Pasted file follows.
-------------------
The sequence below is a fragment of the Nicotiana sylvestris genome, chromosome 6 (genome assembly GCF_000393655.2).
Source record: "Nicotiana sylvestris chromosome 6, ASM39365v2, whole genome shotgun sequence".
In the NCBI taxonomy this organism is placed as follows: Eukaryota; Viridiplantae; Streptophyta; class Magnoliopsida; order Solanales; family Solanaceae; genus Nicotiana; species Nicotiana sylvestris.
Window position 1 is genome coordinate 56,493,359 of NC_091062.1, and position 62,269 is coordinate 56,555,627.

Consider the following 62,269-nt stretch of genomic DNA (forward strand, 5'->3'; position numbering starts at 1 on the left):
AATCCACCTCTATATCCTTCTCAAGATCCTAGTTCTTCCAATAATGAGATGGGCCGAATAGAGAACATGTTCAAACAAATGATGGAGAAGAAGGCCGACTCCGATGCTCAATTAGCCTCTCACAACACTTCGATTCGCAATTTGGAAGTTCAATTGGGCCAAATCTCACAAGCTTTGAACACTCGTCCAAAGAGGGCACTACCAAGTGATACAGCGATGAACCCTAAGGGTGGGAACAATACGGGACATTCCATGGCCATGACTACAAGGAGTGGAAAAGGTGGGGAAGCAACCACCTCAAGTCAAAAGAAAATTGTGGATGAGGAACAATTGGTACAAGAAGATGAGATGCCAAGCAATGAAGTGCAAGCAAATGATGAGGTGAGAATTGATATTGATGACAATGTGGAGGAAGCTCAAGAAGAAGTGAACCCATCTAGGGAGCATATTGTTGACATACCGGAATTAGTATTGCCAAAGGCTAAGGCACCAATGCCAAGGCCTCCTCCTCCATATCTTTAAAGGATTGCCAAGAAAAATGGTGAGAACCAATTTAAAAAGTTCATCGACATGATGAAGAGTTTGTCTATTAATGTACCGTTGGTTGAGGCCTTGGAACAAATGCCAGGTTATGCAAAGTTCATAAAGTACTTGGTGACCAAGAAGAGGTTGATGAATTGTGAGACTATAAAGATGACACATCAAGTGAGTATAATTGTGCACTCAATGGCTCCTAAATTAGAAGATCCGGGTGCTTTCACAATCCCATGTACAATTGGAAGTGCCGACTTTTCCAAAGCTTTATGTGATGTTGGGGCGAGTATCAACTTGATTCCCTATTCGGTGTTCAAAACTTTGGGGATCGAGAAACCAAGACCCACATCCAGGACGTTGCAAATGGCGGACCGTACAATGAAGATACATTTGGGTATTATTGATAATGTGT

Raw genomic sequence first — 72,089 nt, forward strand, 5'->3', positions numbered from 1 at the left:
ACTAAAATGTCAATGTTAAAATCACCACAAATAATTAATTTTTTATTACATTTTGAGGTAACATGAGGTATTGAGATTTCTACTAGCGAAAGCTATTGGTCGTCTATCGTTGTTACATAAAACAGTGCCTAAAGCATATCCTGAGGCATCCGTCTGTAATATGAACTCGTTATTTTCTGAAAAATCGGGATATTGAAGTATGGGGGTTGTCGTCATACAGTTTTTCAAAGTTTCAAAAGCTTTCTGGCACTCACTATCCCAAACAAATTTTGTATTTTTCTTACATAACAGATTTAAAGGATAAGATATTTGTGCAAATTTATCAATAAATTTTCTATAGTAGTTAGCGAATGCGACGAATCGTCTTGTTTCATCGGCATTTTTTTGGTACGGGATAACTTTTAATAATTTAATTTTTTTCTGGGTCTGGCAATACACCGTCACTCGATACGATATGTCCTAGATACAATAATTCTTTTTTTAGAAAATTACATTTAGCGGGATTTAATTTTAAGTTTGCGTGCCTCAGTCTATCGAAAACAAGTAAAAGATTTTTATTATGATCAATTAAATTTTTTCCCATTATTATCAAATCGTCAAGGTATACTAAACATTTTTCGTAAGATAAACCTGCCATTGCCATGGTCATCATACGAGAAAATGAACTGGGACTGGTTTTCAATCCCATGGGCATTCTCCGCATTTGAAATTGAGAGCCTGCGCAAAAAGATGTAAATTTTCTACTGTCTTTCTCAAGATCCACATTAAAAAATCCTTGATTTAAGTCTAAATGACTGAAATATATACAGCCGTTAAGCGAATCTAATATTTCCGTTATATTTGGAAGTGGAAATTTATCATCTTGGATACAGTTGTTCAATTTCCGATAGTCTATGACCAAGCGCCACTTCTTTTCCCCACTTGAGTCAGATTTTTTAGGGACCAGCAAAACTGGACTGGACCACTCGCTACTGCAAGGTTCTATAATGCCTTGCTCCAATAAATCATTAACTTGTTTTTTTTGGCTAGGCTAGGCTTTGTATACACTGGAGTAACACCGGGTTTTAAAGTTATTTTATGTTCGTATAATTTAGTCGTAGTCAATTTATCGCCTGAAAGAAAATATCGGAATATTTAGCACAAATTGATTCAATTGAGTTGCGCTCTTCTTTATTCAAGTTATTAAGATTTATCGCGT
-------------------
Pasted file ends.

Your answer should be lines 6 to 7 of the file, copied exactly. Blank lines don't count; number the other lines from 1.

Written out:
AATCCACCTCTATATCCTTCTCAAGATCCTAGTTCTTCCAATAATGAGATGGGCCGAATAGAGAACATGTTCAAACAAATGATGGAGAAGAAGGCCGACTCCGATGCTCAATTAGCCTCTCACAACACTTCGATTCGCAATTTGGAAGTTCAATTGGGCCAAATCTCACAAGCTTTGAACACTCGTCCAAAGAGGGCACTACCAAGTGATACAGCGATGAACCCTAAGGGTGGGAACAATACGGGACATTCCATGGCCATGACTACAAGGAGTGGAAAAGGTGGGGAAGCAACCACCTCAAGTCAAAAGAAAATTGTGGATGAGGAACAATTGGTACAAGAAGATGAGATGCCAAGCAATGAAGTGCAAGCAAATGATGAGGTGAGAATTGATATTGATGACAATGTGGAGGAAGCTCAAGAAGAAGTGAACCCATCTAGGGAGCATATTGTTGACATACCGGAATTAGTATTGCCAAAGGCTAAGGCACCAATGCCAAGGCCTCCTCCTCCATATCTTTAAAGGATTGCCAAGAAAAATGGTGAGAACCAATTTAAAAAGTTCATCGACATGATGAAGAGTTTGTCTATTAATGTACCGTTGGTTGAGGCCTTGGAACAAATGCCAGGTTATGCAAAGTTCATAAAGTACTTGGTGACCAAGAAGAGGTTGATGAATTGTGAGACTATAAAGATGACACATCAAGTGAGTATAATTGTGCACTCAATGGCTCCTAAATTAGAAGATCCGGGTGCTTTCACAATCCCATGTACAATTGGAAGTGCCGACTTTTCCAAAGCTTTATGTGATGTTGGGGCGAGTATCAACTTGATTCCCTATTCGGTGTTCAAAACTTTGGGGATCGAGAAACCAAGACCCACATCCAGGACGTTGCAAATGGCGGACCGTACAATGAAGATACATTTGGGTATTATTGATAATGTGT

Raw genomic sequence first — 72,089 nt, forward strand, 5'->3', positions numbered from 1 at the left: